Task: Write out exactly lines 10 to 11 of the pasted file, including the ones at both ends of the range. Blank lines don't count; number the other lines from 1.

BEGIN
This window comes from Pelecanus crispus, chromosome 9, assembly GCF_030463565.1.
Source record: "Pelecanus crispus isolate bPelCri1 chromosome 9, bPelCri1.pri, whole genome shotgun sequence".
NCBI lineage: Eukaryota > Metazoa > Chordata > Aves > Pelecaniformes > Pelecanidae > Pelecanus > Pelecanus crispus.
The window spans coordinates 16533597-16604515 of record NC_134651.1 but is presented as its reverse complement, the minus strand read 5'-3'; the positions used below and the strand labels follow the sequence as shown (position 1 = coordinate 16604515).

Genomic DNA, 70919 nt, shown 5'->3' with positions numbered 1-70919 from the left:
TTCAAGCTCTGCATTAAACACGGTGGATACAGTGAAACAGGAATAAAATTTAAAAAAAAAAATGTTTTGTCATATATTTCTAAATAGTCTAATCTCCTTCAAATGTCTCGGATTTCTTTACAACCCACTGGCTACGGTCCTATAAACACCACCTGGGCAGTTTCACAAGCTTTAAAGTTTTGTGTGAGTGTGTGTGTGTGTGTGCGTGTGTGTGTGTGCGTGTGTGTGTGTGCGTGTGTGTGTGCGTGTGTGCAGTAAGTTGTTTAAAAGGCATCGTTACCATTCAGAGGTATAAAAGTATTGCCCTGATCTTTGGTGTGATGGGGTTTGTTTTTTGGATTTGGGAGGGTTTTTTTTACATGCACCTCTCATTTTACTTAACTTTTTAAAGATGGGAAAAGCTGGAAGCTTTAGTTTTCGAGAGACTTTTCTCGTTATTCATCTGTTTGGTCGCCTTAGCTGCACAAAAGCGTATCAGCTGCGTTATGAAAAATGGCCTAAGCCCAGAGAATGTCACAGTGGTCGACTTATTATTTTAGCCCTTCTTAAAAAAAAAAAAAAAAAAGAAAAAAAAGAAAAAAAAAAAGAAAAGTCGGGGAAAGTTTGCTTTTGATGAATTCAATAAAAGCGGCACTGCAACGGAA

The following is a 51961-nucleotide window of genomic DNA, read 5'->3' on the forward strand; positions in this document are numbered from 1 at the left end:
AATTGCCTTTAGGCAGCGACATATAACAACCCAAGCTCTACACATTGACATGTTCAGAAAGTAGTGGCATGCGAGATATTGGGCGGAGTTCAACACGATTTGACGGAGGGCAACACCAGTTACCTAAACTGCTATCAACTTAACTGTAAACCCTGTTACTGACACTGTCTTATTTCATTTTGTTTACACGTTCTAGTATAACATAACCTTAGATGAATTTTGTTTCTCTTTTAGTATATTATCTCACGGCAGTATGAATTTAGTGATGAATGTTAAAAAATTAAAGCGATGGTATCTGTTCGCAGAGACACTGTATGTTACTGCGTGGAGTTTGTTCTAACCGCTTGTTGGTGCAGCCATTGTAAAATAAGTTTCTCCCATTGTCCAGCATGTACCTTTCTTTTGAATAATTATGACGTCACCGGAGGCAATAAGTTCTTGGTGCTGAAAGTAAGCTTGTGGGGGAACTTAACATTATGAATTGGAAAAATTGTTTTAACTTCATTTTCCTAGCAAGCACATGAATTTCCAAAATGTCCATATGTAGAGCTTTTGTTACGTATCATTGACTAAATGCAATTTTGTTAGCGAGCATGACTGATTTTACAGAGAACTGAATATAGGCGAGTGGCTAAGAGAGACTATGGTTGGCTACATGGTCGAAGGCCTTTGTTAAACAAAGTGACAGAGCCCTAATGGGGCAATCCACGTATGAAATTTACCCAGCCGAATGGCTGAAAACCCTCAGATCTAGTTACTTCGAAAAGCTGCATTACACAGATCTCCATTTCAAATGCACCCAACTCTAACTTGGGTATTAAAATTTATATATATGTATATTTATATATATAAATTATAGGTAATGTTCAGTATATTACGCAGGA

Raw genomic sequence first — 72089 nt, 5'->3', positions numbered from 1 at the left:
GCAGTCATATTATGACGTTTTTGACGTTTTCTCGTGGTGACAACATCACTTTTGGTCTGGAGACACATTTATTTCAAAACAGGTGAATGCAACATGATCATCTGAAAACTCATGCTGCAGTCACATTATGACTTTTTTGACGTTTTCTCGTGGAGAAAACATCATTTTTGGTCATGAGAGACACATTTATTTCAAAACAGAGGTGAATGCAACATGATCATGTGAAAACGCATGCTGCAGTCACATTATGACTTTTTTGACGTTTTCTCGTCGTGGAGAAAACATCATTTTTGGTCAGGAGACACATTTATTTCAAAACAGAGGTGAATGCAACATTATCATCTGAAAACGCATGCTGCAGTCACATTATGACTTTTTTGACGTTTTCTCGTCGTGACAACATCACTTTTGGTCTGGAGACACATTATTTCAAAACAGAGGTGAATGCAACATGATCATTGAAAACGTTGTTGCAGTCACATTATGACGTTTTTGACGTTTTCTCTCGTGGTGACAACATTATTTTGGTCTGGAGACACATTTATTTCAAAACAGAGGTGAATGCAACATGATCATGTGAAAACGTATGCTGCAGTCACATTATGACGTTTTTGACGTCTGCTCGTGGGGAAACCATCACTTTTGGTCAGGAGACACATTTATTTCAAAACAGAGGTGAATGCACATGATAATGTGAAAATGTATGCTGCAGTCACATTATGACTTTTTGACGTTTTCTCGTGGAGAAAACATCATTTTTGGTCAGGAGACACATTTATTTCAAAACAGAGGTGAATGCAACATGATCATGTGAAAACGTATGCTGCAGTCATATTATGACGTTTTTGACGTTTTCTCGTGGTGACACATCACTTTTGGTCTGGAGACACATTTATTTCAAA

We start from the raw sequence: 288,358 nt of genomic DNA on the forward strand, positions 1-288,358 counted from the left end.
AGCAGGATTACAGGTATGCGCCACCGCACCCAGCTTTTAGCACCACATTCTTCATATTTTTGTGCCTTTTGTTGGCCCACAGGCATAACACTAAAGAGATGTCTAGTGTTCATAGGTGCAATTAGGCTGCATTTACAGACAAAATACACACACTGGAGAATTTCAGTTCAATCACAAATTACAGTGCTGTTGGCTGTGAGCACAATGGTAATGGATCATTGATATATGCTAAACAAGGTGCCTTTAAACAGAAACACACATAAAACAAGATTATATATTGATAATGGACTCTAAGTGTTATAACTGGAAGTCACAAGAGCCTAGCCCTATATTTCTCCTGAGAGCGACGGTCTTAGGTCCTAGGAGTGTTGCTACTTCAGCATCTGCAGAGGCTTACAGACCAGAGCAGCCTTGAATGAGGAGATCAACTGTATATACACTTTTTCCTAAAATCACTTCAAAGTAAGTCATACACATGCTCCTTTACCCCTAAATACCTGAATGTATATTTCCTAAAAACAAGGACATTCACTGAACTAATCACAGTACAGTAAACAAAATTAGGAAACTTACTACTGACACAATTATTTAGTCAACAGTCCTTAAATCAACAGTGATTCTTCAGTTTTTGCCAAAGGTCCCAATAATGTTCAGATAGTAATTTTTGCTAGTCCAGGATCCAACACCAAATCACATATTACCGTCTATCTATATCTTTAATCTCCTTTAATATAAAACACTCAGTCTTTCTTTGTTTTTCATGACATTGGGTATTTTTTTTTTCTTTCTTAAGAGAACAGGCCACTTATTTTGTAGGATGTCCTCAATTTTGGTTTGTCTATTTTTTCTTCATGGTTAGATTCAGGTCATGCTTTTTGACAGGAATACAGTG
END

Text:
GCAGTCATATTATGACGTTTTTGACGTTTTCTCGTGGTGACAACATCACTTTTGGTCTGGAGACACATTTATTTCAAAACAGGTGAATGCAACATGATCATCTGAAAACTCATGCTGCAGTCACATTATGACTTTTTTGACGTTTTCTCGTGGAGAAAACATCATTTTTGGTCATGAGAGACACATTTATTTCAAAACAGAGGTGAATGCAACATGATCATGTGAAAACGCATGCTGCAGTCACATTATGACTTTTTTGACGTTTTCTCGTCGTGGAGAAAACATCATTTTTGGTCAGGAGACACATTTATTTCAAAACAGAGGTGAATGCAACATTATCATCTGAAAACGCATGCTGCAGTCACATTATGACTTTTTTGACGTTTTCTCGTCGTGACAACATCACTTTTGGTCTGGAGACACATTATTTCAAAACAGAGGTGAATGCAACATGATCATTGAAAACGTTGTTGCAGTCACATTATGACGTTTTTGACGTTTTCTCTCGTGGTGACAACATTATTTTGGTCTGGAGACACATTTATTTCAAAACAGAGGTGAATGCAACATGATCATGTGAAAACGTATGCTGCAGTCACATTATGACGTTTTTGACGTCTGCTCGTGGGGAAACCATCACTTTTGGTCAGGAGACACATTTATTTCAAAACAGAGGTGAATGCACATGATAATGTGAAAATGTATGCTGCAGTCACATTATGACTTTTTGACGTTTTCTCGTGGAGAAAACATCATTTTTGGTCAGGAGACACATTTATTTCAAAACAGAGGTGAATGCAACATGATCATGTGAAAACGTATGCTGCAGTCATATTATGACGTTTTTGACGTTTTCTCGTGGTGACACATCACTTTTGGTCTGGAGACACATTTATTTCAAA

We start from the raw sequence: 288,358 nt of genomic DNA on the forward strand, positions 1-288,358 counted from the left end.